We are currently living in the age of the diet. A time where eating habits permeate the general consciousness and loom unappetisingly in our peripheral vision like the ghost at the feast. This is not a phase. There is no escape.

Beyoncé’s ‘shocking’ admittance of a vegan diet shook the twittersphere, while established models like Chrissy Teigen upload candid images of their meals as often as they do images of themselves (even Kelis has got her own cooking show with a book on the way). We are in the throes of a food revolution and our voyeuristic obsession with the eating habits of the bourgeois is just the tip of the iceberg lettuce.

For many the pursuit of a healthy diet is all encompassing. Take the Raw food movement, bordering on cult status with it’s devout followers in tow, smugly brimming with the confidence that carrots and celery will help them cheat death. Or the grower, radiantly lounging at the top of the health-hierarchy, all organic all the time. But it wasn’t always like this, the end of the 1980’s saw a huge cultural shift in attitudes that affected every avenue of contemporary culture. Companies with a different approach started getting traction, leading to terms like Fair Trade being absorbed into the Western lexicon. With this also came awareness of the importance of eating organic, large public campaigns for a shift in diet like Jamie Oliver’s school dinner scheme coupled with numerous ready-meal scandals ensured that households thought twice about what they were buying and (more importantly) eating. Recently focus on health food has reached a fever pitch, at the centre of which we find seasonal eating. An exercise in restraint for the greater good.

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In a nutshell Seasonal Eating refers to specifically eating foods when they are at their peak and ready for harvest. The practice of only eating produce when it is at its freshest is a sentiment that’s a lot easier said than done. Especially when you take two things into account. The merchant and the consumer. The current landscape of the British supermarket is designed to satiate the shopper 365 days a year, regardless of their palette and the allure of endless choice is a hard one to fight. Purchasing fruit and veg out of season is something we are all guilty of. But despite my best efforts to pretend otherwise, there is something inherently wrong with being able to buy the same pot of tropical fruit on my lunch break every day until I die. Here at People Tree we strive for sustainability in all avenues of life, by supporting unseasonable and unsustainable eating practice you are condoning the needless waste of energy and fossil fuels. The average distance from farm to supermarket is 1,500 miles. Hauling crops almost entirely devoid of nutritional benefit, laden with chemicals designed to keep them living long enough to make it from till to fridge. The energy intense system currently in place contributes to global warming and takes a toll on your funds in the long run.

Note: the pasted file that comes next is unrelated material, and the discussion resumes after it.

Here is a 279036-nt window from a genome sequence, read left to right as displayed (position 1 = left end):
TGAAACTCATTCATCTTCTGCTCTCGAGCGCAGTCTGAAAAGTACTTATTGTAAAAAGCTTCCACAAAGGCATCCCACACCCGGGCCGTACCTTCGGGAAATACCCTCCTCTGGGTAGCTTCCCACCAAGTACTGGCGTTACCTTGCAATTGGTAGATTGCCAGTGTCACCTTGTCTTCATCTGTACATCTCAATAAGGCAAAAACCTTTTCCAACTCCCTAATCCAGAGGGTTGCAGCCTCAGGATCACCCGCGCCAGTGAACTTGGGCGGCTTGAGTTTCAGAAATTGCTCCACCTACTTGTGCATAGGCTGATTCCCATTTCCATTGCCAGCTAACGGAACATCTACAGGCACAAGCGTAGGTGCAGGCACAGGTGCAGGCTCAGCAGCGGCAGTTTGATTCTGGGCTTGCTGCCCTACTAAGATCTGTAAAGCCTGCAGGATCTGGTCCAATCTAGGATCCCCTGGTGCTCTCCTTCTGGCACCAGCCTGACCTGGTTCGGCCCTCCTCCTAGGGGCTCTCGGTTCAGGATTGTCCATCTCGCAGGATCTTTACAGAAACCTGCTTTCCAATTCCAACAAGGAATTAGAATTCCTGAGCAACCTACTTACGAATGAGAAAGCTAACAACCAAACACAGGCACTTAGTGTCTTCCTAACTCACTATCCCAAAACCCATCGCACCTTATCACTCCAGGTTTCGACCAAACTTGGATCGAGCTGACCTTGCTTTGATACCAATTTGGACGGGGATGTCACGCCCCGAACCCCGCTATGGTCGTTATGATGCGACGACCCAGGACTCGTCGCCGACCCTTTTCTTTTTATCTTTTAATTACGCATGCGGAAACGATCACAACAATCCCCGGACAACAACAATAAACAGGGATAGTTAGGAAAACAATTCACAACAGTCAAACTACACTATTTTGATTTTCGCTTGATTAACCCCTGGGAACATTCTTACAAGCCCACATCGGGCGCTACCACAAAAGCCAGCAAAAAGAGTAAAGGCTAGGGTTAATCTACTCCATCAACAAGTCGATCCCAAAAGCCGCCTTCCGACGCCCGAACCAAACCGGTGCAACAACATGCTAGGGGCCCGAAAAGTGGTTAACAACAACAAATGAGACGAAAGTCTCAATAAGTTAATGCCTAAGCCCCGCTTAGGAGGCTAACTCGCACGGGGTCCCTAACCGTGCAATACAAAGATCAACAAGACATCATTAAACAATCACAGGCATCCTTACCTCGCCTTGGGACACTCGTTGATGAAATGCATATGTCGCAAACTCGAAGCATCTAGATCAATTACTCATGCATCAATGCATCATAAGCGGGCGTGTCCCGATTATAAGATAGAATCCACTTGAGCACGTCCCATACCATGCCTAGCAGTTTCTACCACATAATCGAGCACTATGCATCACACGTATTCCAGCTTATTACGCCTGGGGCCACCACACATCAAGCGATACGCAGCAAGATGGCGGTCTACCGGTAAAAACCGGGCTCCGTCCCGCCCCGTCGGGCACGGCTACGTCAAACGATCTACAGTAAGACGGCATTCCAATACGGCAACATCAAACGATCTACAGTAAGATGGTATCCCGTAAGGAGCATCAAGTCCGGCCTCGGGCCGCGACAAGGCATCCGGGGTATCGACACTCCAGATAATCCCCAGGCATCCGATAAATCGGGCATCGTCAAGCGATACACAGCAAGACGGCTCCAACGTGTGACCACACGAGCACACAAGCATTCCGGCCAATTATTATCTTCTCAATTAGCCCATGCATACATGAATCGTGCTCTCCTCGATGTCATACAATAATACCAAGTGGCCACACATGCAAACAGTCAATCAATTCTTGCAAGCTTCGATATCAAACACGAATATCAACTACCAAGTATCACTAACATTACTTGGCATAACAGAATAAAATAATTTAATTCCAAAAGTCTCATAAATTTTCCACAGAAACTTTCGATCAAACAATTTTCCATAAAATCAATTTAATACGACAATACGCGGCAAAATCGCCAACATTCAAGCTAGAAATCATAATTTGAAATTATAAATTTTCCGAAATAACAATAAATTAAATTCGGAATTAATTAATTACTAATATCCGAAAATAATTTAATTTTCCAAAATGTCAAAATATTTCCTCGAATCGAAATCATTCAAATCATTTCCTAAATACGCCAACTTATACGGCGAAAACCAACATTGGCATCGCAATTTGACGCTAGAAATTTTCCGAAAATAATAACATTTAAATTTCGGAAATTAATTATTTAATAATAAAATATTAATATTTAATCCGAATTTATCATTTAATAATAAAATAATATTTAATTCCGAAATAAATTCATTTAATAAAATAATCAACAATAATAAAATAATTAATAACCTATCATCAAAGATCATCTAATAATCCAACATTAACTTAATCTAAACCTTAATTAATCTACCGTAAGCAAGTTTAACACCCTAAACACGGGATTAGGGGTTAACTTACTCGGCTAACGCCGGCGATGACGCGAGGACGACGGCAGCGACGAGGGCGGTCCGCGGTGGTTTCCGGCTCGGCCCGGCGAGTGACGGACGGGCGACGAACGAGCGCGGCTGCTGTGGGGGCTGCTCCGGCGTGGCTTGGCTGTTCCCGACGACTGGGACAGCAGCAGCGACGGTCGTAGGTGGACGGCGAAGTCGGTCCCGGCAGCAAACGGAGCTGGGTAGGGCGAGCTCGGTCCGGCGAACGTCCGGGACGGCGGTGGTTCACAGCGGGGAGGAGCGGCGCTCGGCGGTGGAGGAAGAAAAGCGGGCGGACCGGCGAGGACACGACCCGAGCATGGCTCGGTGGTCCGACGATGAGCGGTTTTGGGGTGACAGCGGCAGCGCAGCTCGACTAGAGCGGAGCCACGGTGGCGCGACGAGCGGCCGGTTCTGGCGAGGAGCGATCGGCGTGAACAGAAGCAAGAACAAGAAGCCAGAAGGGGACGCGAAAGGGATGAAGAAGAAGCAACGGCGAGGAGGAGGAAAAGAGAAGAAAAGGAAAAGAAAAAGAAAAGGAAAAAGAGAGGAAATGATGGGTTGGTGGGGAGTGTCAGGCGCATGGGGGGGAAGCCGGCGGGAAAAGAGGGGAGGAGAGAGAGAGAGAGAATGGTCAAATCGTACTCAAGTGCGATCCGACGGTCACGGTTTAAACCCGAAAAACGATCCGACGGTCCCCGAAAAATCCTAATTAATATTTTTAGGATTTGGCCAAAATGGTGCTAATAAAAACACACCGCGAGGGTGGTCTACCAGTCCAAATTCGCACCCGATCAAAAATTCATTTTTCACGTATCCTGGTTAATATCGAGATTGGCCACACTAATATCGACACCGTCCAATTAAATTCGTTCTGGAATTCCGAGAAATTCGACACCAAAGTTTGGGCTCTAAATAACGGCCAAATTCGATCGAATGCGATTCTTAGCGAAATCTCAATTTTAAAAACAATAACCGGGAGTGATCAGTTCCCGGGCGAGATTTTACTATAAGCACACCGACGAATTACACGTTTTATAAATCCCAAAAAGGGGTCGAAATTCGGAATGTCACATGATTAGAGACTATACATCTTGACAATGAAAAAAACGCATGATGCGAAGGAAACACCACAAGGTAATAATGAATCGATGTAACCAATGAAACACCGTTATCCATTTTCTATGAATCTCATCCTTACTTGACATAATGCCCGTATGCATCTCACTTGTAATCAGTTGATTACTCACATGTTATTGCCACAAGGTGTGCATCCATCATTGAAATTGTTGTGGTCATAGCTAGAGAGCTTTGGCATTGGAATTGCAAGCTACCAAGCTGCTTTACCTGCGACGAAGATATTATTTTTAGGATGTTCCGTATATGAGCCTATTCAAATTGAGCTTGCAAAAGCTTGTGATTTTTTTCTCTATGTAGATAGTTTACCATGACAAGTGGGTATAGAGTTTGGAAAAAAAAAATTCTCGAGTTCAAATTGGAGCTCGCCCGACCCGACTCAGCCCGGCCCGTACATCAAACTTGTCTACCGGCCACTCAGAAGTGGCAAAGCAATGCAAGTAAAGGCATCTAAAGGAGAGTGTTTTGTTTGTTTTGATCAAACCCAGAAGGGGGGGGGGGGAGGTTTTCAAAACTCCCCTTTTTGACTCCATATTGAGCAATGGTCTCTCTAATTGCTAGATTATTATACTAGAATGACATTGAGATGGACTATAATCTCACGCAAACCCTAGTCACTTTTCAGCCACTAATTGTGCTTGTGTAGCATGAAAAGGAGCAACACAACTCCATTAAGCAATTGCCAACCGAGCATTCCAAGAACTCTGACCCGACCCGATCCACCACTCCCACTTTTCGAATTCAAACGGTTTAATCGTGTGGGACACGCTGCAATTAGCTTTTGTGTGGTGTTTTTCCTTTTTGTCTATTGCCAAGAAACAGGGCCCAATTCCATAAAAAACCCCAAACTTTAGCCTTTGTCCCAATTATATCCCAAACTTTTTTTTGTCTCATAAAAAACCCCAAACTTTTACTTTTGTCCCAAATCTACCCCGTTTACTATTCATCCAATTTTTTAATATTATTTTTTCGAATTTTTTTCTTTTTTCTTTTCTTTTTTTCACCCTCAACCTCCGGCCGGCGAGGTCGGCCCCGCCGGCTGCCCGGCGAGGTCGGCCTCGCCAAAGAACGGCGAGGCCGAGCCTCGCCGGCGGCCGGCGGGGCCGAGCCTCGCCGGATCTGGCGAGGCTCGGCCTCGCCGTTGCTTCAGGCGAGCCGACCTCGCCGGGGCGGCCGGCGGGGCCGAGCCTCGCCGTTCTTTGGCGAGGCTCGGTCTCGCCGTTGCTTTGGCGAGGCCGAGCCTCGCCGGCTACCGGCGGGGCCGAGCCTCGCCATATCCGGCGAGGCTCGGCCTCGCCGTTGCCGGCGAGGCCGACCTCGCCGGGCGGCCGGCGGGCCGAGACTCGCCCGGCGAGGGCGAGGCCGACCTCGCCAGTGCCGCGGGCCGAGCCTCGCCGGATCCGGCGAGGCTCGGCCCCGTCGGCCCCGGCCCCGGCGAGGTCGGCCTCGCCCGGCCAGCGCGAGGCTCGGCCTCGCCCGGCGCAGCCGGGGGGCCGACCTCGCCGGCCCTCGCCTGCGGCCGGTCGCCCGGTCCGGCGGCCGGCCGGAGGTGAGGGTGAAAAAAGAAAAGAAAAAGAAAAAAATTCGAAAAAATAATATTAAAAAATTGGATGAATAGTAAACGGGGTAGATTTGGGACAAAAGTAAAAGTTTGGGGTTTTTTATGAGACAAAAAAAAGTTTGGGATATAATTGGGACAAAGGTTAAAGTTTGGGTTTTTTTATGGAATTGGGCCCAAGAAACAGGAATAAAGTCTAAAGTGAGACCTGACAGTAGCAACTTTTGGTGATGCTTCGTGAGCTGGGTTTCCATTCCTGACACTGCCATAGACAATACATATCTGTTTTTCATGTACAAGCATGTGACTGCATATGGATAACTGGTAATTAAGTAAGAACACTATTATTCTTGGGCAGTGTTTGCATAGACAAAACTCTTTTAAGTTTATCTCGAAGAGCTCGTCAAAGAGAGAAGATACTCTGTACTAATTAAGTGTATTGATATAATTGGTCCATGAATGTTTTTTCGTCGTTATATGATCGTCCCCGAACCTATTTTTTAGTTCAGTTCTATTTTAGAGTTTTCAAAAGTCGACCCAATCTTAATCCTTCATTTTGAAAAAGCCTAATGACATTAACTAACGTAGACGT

A vegetable stall at Borough Market in London, UK
A vegetable stall at Borough Market in London, UK

There are many benefits to eating ripe produce. Obviously taste, texture and nutrition are key factors but by choosing to actively purchase based on season you are also supporting community and locality. There are a number of similarities between the preservation of hand crafting from our producers in India with British agriculture workers. The more time consuming (but sustainable) practice of employing local communities to hand weave garments ensures the employment of more individuals whilst investing in locally farmed produce by buying from fruit and veg markets also leads to a higher quality of product. Long-time People Tree collaborators Riverford Organic, are a company with the foresight to use regional farms to cut down the travel required to deliver food to the consumer. At People Tree HQ we are mad for sustainability and seasonal eating presents itself as another way to help the environment as well as local economy. Riverford circumvent a lot of the obstacles that arise when attempting to shop seasonally by producing curated boxes of food alongside various recipes. Ranging from a myriad of cultures despite having to adhere to the limits our climate places on what can be grown and when.

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When it comes to seasonal eating, the proof is in the pudding. The health benefits of a diet rich in fruit and vegetables at their most nutritionally potent are numerous. Less fatigue, healthier skin and hair, more consistent sleep and higher brain function are just a few of the reasons why we’ve made a shift towards seasonal eating. If you’re still not convinced there is always the financial benefits which more than make up for the inconvenience, when stock is in season the large amount reduces it’s worth, meaning you can go bananas and horde your favourite vegetables for noticeably less than usual. Don’t know how to keep track? Eat Sensibly have even prepared a handy infographic which shows you just what fruit and veg is in season on a monthly basis meaning you can cherry pick your favourite ingredients at the time of harvest.

We live in a society of excess, where even eating healthily can appear extreme. By making slight changes in the way you shop you can help the environment as well as reap the personal benefits of seasonal eating, so why not give it a try? It’s a piece of cake.

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words by Jordan Troy